With demand for lithium-ion batteries set to grow by nearly 28% per year through to 2026, key players like Panasonic, BYD and Samsung SDI are looking to shore up supply to keep up with demand for electric vehicles.
The war in Ukraine has put the spotlight on the supply gap of critical materials in electric vehicle (EV) batteries, as the Donbas region in the east of the country has an abundance of lithium deposits. The shortage has led companies like BYD [1211.HK], Panasonic [6752.T] and Samsung SDI [006400.KS] to enter the lithium and battery technology space in an effort to keep up with soaring demand.
At a global energy conference held by S&P Global in March, Martín Pérez de Solay, CEO of Allkem [AKE.ASX], explained that there are plenty of materials available for battery production, but being granted mining licences and getting the materials out of the ground takes time.
Despite the war in Ukraine delaying extraction plans, existing production hasn’t gone offline. The lithium battery market will only be impacted to a limited extent, according to Interact Analysis.
The market data firm has forecast that global demand for lithium-ion batteries will rise to over 1.6 TWh by 2026, up from 476.3 GHh in 2021, equating to a compound annual growth rate of 27.9%. Shipments to EV manufacturers are expected to account for 75.9% of the demand.
Lithium mine investment will cover BYD’s battery needs
At the end of March, the Chinese conglomerate backed by Warren Buffett stopped producing new gasoline engines for full combustion vehicles. It’ll continue to make them for hybrid vehicles, but much of its future focus will be on EVs.
BYD sold 114,000 new energy vehicles (NEVs) in May, up 8% from April despite ongoing lockdown-fuelled disruption, and up 360% year-over-year. It took total NEV sales for the first five months of the year to 507,314, up 348% from 2021. With the possibility that the pressure on the battery supply chain may ease in the second half of 2022, BYD is well on track to achieve its previously set target of 1.2 million NEVs this year.
Going forward, a Chinese government-backed publication reported last week that BYD has purchased six lithium mines in Africa that will see its demand covered for at least the next decade. The mines have combined reserves of 25 million tonnes, which would produce enough 60 kWh batteries to power 27.78 million vehicles. BYD is yet to comment on the report.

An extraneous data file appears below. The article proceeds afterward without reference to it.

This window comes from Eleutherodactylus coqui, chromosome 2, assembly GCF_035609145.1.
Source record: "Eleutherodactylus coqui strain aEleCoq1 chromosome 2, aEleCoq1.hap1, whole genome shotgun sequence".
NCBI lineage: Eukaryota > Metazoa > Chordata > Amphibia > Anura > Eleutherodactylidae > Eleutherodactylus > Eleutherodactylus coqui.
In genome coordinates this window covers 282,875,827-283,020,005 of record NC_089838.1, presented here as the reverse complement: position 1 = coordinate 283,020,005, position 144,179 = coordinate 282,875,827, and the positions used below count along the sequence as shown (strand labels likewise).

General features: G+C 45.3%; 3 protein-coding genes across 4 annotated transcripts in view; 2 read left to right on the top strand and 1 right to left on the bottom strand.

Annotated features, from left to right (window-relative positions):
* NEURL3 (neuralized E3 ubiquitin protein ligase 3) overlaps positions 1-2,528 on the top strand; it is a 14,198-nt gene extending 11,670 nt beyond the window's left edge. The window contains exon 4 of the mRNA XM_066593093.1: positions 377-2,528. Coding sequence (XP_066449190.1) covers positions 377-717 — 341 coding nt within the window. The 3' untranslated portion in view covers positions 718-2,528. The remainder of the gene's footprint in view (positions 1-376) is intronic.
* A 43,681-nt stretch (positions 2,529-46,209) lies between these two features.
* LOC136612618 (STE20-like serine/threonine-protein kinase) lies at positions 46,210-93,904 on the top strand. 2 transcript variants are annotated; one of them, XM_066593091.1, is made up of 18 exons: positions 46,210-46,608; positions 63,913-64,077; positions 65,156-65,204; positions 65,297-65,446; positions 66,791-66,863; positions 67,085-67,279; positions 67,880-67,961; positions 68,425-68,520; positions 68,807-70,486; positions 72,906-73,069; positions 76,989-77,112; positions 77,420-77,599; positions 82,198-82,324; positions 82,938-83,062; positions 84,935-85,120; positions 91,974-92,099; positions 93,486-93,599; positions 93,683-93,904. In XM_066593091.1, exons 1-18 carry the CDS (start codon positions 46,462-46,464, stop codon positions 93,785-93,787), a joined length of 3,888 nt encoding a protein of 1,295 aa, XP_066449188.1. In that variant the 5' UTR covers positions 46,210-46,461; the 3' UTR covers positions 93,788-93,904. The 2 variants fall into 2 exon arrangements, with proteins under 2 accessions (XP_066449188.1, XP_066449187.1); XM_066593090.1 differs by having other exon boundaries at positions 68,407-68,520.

Boosted by the strong production figures, BYD’s Hong Kong-listed shares have soared 28.5% over the past month through to 7 June. The stock is up 10.2% year-to-date.
Panasonic provides advanced batteries to Tesla
Tesla [TSLA] received samples of the new high-capacity lithium-ion 4680 battery cells it had ordered from Panasonic last week. The EV maker has claimed they will have five times the energy capacity of current cell types and produce six times more power.
Back in February, Panasonic announced it will build two production lines at its Wakayama factory in the west of Japan to manufacture the 4680 cells. Mass production is expected to start in the fiscal year ending March 2024. There are also rumours that the company could open a gigafactory in Nevada by March 2025 to ramp up production for Tesla. The decision will likely hinge on the profitability of the 4680 batteries, reported Nikkei Asia.
The Panasonic share price is down 3.1% year-to-date but up 3.7% in the past month through to 7 June..
Cutting-edge technology to accelerate Samsung
The battery and energy technology subsidiary of the Japanese electronics giant announced a joint venture with the Chrysler-owner Stellantis NV [STLA] at the end of last month. The two parties will invest $2.5bn into building a manufacturing facility for EV cells in Indiana. Samsung SDI CEO, Yoonho Choi, said in a statement that they’ve “secured a solid foothold in a rapidly growing North American EV market”.
The venture is targeting a 2025 operations start. The facility will see Samsung SDI apply its cutting-edge technology, PRIMX. Launched back in December, PRIMX reduces the resistance inside EV cells and minimises the lithium-ion transport distance.
The Samsung SDI share price has been caught up in the broader selloff among tech and EV stocks. The stock is down 15.9% year-to-date as of 7 June.
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